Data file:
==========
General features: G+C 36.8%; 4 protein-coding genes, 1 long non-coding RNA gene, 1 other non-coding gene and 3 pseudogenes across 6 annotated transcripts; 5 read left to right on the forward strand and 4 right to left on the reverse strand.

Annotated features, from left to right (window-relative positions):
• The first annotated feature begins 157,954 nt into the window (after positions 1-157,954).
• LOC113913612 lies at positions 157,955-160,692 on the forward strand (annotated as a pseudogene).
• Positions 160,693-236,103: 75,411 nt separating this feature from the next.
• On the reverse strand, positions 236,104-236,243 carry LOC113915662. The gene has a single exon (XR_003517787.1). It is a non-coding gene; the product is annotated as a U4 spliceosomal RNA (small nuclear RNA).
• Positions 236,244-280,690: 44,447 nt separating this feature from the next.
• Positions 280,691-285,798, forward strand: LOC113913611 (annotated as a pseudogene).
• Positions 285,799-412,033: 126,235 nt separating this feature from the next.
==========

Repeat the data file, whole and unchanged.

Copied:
General features: G+C 36.8%; 4 protein-coding genes, 1 long non-coding RNA gene, 1 other non-coding gene and 3 pseudogenes across 6 annotated transcripts; 5 read left to right on the forward strand and 4 right to left on the reverse strand.

Annotated features, from left to right (window-relative positions):
• The first annotated feature begins 157,954 nt into the window (after positions 1-157,954).
• LOC113913612 lies at positions 157,955-160,692 on the forward strand (annotated as a pseudogene).
• Positions 160,693-236,103: 75,411 nt separating this feature from the next.
• On the reverse strand, positions 236,104-236,243 carry LOC113915662. The gene has a single exon (XR_003517787.1). It is a non-coding gene; the product is annotated as a U4 spliceosomal RNA (small nuclear RNA).
• Positions 236,244-280,690: 44,447 nt separating this feature from the next.
• Positions 280,691-285,798, forward strand: LOC113913611 (annotated as a pseudogene).
• Positions 285,799-412,033: 126,235 nt separating this feature from the next.